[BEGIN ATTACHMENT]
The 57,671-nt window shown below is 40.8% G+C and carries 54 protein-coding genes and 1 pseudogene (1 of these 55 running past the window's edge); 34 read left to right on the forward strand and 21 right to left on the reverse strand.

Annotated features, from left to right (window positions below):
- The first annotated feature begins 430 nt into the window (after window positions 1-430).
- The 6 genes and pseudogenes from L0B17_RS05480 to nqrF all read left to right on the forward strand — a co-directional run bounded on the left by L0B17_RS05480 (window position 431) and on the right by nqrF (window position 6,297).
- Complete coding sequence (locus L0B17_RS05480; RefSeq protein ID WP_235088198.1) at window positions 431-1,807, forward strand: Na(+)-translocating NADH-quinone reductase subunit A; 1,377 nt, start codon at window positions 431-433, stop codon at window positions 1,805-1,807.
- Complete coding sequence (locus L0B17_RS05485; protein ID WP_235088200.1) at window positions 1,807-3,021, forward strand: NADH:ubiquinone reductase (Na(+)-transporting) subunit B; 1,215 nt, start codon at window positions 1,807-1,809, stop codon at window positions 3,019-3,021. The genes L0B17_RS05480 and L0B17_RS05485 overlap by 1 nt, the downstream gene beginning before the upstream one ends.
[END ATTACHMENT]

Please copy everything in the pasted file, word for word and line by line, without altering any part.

The 57,671-nt window shown below is 40.8% G+C and carries 54 protein-coding genes and 1 pseudogene (1 of these 55 running past the window's edge); 34 read left to right on the forward strand and 21 right to left on the reverse strand.

Annotated features, from left to right (window positions below):
- The first annotated feature begins 430 nt into the window (after window positions 1-430).
- The 6 genes and pseudogenes from L0B17_RS05480 to nqrF all read left to right on the forward strand — a co-directional run bounded on the left by L0B17_RS05480 (window position 431) and on the right by nqrF (window position 6,297).
- Complete coding sequence (locus L0B17_RS05480; RefSeq protein ID WP_235088198.1) at window positions 431-1,807, forward strand: Na(+)-translocating NADH-quinone reductase subunit A; 1,377 nt, start codon at window positions 431-433, stop codon at window positions 1,805-1,807.
- Complete coding sequence (locus L0B17_RS05485; protein ID WP_235088200.1) at window positions 1,807-3,021, forward strand: NADH:ubiquinone reductase (Na(+)-transporting) subunit B; 1,215 nt, start codon at window positions 1,807-1,809, stop codon at window positions 3,019-3,021. The genes L0B17_RS05480 and L0B17_RS05485 overlap by 1 nt, the downstream gene beginning before the upstream one ends.